When Dr. Floyd started his practice in Murfreesboro in 1954, he and Dottie had two sons, Richard and Michael. In 1955 a third son, Mark, was born. Mark is now Dr. Mark Floyd who has a Family Practice clinic in Murfreesboro. Dr. Floyd often told people who asked why he chose Murfreesboro rather than accepting an offer to join a clinic in San Francisco. He said that he decided that he wanted his sons to grow up in the country and to be near their extended families.
As luck would have it, there was an opening for a doctor very near where he and Dottie grew up. Dr. Melvin Dewey Duncan (1898-1953) had been a well-loved and respected physician in Murfreesboro. His practice was open at the time to a new physician willing to take it on. Murfreesboro had a population (in 1950) of 1,012 and was somewhat well known for the diamond mine tourist area nearby. Pike County had, in 1950, a population of 9,000. There was civic energy in Murfreesboro, and the county in general, partly due to the return of veterans who were eager to see their towns grow and prosper. There was in 1954 discussion of building a hospital to be located in Murfreesboro, an idea that Dr. Floyd helped formalize, and other ambitious plans for growth including ways to attract industries to augment the already growing tourist business. Murfreesboro is a town on the square with a courthouse, aligned to the cardinal directions, in the center. One corner of the street around the square is rounded by highway 27. West on 27 takes one to Nashville and in the direction of Hope, 1-30 and Texarkana. East on highway 27 from Murfreesboro goes splits at the edge of town with 27 passing through Kirby and Glenwood then linking with the highway to Hot Springs. The other fork, highway 19 goes to Delight, home of Glen Campbell, and puts one in the direction of Arkadelphia, 1-30 and Little Rock. Pike County has a mix of paved two lane roads, improved gravel roads, and timber access roads (TARS). The TARS are either passable, barely passable, or don’t even try it. Most of the towns in the county are linked now by paved roads. In 1954 a few towns, like Nathan, Tokio, Sweethome and others were on gravel roads.

Dr. Floyd came to Murfreesboro to occupy Dr. Duncan’s office, which was full of vintage and also modern medical equipment such an x-ray machine (there was also a fluoroscope that displayed real-time moving x-ray images of an object. Dr. Floyd briefly demonstrated its use to his sons, but did not use it in his practice). So, with a little redoing he was ready to start seeing patients. The office (or Dr. Floyd’s office as it was called) was located on the south side of People’s Pharmacy which had a soda fountain, and the other doctor in town, Hiram Ward, occupied an office on the north side. The office was the core of his practice, having regular hours, but he was also a doctor on wheels which he felt was a necessity for a practice that spanned the whole county. He was on call to patients outside his office hours, and made house calls to all parts of the county at all hours. He did not limit his calls to those who “could pay” nor did he consider a person’s race to be a factor in the quality of care and attention he gave to each patient. His office waiting room and treatment rooms, as well as his home visits, were unsegregated. Pike County did get a hospital in 1958, which provided an emergency room, a surgical suite and delivery room, and thirty-two beds. The hospital made life a little easier for the doctors of the town, becoming very central to their practices, but Dr. Floyd continued to see patients who were too far away and unable to get to the hospital in a timely way. When he started work in Pike County, many of his patients were former miners who had spent long hours exposed to dust and toxins as they worked, unprotected, in the cinnabar (mercury ore) mines during the boom from about 1930 to about 1945. Their illnesses were usually lung related, and caused horrible suffering. Dr. Floyd would often take one of his sons with him on a call. When they were young, it was a chance for some father and son time and it was also a chance for them to see some of what their father did. One son recalls vividly a house call to an ex miner in Daisy, a small town on the northern area of Lake Greeson. The sight and sounds of the dying man’s labored breathing made a lasting impression on his young mind. When the boys were older, they were sometimes along on calls to be of assistance if a muddy road posed a problem.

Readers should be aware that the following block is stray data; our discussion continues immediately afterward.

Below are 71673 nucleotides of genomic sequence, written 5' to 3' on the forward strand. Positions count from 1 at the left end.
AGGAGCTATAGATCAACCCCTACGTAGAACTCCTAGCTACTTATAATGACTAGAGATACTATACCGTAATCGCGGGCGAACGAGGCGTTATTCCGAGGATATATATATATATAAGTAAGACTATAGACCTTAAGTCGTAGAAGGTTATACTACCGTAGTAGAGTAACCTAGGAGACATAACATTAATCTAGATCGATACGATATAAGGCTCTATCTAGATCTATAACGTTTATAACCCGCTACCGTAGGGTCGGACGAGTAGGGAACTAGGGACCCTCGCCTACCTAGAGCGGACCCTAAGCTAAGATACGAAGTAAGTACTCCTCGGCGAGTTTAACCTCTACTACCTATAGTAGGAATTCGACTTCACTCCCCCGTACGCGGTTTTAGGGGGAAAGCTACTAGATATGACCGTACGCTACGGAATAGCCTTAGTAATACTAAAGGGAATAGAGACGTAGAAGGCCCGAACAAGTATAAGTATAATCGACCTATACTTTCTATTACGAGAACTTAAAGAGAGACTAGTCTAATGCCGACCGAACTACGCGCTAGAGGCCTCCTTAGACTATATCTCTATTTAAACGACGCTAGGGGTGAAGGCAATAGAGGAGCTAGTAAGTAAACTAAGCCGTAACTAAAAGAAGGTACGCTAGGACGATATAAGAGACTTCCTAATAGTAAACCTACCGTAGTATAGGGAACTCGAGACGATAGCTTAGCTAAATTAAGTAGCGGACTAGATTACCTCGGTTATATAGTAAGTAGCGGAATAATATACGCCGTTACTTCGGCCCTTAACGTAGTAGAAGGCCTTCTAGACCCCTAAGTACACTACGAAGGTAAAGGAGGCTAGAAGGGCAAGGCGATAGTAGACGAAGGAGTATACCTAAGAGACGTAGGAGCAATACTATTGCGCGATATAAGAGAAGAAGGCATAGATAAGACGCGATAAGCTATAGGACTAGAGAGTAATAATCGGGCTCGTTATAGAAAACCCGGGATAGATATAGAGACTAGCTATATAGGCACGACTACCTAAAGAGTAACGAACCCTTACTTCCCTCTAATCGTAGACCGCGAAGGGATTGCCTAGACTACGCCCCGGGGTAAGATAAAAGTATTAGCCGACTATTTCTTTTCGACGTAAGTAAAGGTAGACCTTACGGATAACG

Making house calls in Pike County often meant a drive one way of at least 15 miles and if the call was in the Amity area one way was more than 30 miles. Dr. Floyd stopped regularly at Sportman’s Headquarters, otherwise known as “the curve” because it was at the north side of town bend of highway 27, and at Olvey Johnson’s Texaco station. They were places where he could not only get a cup of coffee or fill up his car, but also catch up on local news and events. There were times they served as places where either Frank Bray at the curve or Olvey would commandeer heavy transportation for the doctor needing to make a call in a snow or rain storm, or to somewhere generally not suited for a sedan. On a number of occasions the vehicle procured for the service was a log truck. It was always interesting news in town when doc had ride in a log truck or some other ungainly but capable vehicle to make a call. He later bought a Jeep, but did not get to use it much because his sons often had it out on their own adventures. Mother Nature and bad roads were not the only hazards Dr. Floyd had to contend with. There were a few times the county police department had to provide escort or transportation for the doctor to a call with potential danger. One instance was a call to see an elderly woman in a remote area north of Langley. The family of which this great-grandmother was the matriarch was in hostile conflict with another family nearby. The county sheriff felt it prudent to provide his protection during the doctor’s visit. Another police situation arose when a call was made to a house near Amity that was reached by passing through an area where marijuana farming was under investigation and a potentially dangerous place for a nice car to be in the middle of the night.